I have spent the end of November in Paris. Of 2 weeks of my visit I’ve been riding a bike for 10 days: to explore the city, to get where I was going, in the morning, in the afternoon, in the evening, in dry weather and under drizzling rain. So I’ve got a lot of cycling impressions in the French capital and I’d like to share them with you. Here we go!
First of all I can say that Paris is definetely a bicycle city. What does it mean? It means that cyclists, bikes and bicycle facilities are clearly visible on the streets. People bike to work, to shops and cafés, wearing normal everyday clothes. Almost all the bicycles are city bikes. Road bikes are also present while cross-country ones are almost completely absent. A significant part of bicycle traffic is represented by Velib’ cyclists (parisian bike-share system).
Paris has a fairly good system of bicycle routes, connecting major city neighborhoods and suburbs. The authorities of the French capital started taking cycling seriously only in the late 1990s, so Paris is a beginner cycling city, comparing to cities in the Netherlands and Denmark and that makes it an interesting example of bicycle facilities’ evolution since a whole range of them is present: from mere compromise to rather impressive ones.
Since most of the streets don’t have any bicycle infrastructure significant distances have to be passed by cyclists in mixed traffic. To my mind parisian traffic, even if it looks chaotic and scary, is more or less friendly to cyclists. Nobody will honk and bypass you aggressively just to stop at a traffic light 15 seconds later. Cars try not to block the space to their right to allow cyclists pass if there’s a traffic jam. Drivers really look out for cyclists especially while turning right when conflicts are most likely to occur. On one hand this is due to overall friendliness of the French and good driving culture but on the other hand the cityscape itself enforce motorists to drive carefully. The streets are narrow with lots of traffic calming and safety improvements which restrain dangerous driving practices. Thus it is quite safe to ride with the traffic (and a lot of people do). Even passing some crazy parisian traffic circle like Place de la Bastille or Place de la Republique would not place you in grave danger.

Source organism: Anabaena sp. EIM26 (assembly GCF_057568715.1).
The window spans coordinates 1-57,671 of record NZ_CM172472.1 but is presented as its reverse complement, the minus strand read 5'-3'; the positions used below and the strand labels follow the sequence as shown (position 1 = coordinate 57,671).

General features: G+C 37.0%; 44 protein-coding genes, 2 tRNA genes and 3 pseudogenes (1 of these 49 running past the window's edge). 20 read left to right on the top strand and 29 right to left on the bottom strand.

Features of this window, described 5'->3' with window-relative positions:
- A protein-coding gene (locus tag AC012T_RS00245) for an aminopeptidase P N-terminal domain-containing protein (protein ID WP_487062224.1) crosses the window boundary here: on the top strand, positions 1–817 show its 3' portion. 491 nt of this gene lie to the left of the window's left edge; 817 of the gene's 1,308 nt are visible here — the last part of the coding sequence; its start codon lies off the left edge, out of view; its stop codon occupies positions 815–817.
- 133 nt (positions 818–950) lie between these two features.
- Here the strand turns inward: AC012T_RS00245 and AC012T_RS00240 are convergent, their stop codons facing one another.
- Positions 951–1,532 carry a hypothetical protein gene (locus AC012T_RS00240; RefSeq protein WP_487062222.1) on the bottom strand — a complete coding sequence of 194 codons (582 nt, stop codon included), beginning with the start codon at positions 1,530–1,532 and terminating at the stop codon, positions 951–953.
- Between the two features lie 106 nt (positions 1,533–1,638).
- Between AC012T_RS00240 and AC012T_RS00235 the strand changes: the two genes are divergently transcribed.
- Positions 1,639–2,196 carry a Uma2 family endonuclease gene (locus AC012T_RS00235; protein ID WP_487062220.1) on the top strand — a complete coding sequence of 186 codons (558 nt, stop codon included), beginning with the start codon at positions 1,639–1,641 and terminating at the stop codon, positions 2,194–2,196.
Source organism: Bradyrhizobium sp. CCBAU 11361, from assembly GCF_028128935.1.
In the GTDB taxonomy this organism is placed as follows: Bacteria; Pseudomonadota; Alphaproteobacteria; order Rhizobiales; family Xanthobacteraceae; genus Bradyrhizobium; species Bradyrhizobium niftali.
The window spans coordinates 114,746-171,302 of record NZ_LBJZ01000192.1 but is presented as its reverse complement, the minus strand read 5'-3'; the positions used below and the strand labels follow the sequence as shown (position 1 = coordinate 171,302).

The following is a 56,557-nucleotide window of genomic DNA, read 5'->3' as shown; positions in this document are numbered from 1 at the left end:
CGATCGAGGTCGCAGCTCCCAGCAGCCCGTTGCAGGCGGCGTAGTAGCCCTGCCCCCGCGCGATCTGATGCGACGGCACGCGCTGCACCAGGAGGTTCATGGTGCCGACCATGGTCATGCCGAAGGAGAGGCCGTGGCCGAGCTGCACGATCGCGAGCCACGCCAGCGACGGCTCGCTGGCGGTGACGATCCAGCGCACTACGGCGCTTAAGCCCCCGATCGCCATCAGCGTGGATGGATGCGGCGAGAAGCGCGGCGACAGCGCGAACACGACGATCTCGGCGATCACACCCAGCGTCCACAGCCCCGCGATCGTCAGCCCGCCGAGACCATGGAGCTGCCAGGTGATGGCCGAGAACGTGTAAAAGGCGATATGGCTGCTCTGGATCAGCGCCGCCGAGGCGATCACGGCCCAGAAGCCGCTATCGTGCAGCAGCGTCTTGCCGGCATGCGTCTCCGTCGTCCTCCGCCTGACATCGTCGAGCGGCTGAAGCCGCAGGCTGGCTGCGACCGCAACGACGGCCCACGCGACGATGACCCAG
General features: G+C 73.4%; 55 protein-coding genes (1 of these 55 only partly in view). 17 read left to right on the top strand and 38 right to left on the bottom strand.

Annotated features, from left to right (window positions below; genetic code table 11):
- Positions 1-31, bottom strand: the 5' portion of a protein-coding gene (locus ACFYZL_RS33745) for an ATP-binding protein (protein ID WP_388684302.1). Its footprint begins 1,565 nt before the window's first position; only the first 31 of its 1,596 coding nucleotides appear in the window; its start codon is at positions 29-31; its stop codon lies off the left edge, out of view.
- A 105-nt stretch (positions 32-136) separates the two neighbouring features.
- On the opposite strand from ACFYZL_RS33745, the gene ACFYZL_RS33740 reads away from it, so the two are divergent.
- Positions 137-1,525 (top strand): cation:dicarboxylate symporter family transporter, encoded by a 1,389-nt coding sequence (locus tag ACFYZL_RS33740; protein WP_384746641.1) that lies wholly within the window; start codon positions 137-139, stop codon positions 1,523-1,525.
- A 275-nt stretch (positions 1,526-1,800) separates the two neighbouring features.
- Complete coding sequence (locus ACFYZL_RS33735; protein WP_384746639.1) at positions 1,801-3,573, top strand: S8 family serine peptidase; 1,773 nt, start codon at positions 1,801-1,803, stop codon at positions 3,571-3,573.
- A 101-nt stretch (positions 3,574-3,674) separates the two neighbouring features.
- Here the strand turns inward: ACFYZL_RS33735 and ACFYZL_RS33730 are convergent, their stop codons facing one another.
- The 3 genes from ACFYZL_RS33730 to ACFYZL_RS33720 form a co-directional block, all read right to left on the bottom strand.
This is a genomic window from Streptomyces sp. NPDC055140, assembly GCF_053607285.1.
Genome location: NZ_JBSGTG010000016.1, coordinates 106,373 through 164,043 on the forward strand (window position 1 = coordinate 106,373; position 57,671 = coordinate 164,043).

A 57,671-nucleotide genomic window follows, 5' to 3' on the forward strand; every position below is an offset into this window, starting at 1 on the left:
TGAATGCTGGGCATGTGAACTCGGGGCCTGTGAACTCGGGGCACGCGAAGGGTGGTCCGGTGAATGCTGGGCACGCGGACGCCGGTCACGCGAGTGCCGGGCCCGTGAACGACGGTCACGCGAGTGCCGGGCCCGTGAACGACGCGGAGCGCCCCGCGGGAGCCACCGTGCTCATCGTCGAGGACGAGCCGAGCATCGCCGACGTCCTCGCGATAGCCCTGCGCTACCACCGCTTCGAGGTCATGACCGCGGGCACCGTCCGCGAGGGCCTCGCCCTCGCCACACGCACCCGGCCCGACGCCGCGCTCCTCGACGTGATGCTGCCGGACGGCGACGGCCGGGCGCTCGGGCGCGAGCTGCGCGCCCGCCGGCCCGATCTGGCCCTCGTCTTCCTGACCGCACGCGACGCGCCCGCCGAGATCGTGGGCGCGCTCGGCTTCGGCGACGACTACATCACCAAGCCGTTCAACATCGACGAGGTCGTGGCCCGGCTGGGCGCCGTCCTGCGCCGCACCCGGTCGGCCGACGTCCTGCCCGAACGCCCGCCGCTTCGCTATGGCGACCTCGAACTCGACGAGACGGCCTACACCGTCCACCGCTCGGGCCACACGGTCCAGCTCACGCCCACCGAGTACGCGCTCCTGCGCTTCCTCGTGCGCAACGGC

But let’s pass to bicycle facilities finally, starting from the simpliest. The first one is a shared street. In general all streets are shared as I’ve stated above but there are some where the presense of cyclists is specially denoted. Usually these are service roads along major streets where bike routes are laid. Speed on these roads is limited to 30 km/h while markings and signs denote the bike route. Similar in conception I think are bicycle boulevards in some U.S. cities.
Another type of shared-use roads are bus lanes with bicycle access. There are plenty of them in Paris. These lanes are used not only by buses but also by taxis, however since they are fewer in numbers than private cars, these shared lanes can be counted as a good option. Bus lanes can be either marked with paint – these are valid only in certain hours – or protected with a curb. Physically protected bus lanes with bicycle access are 4.5 meters wide, so buses and taxis can safely overtake cyclists. Buses are even equipped with to sound signals – a horn to repel cars and a gentle bell to warn bicyclists and pedestrians.
The simpliest type of bicycle-only infrastructure is a painted bike lane. Bike lanes can either run along a curb or along a parking lane. In the latter case special markings are painted to denote a potentially dangerous door zone.
Painted bike lanes are often occupied by double-parked cars thus justifying the need for the next type of bicycle infrastucture – protected bike lanes. Functionally these are almost off-street bicycle paths but since they run on the surface of the carriageway they are to be called ‘lanes’. Curb-protected lanes rarely suffer from illegal parking (yet sometimes they do) thus being much more reliable for cyclists. This type of infrastructure is a good cost-effective alternative to bike paths since there’s no need to replace the pavement and the storm water drainage to install it.
A type of bike lanes which should be noted separately are counterflow lanes. These are lanes laid on one-way streets opposing the direction of mixed traffic. Streets in Paris are narrow and most of them are one-way. At the same time the street grid is so complex that going from A to B (even if they’re close to each other) can become painful. In this situation counterflow lanes provide cyclists with useful shortcuts thus improving bicycle’s attractiveness as a means of transport. At first sight these counterflow lanes seem dangerous, however I’ve found out that using them is rather safe since cyclists are in car drivers’ direct line of sight. Counterflow lanes can be either painted or curb-protected.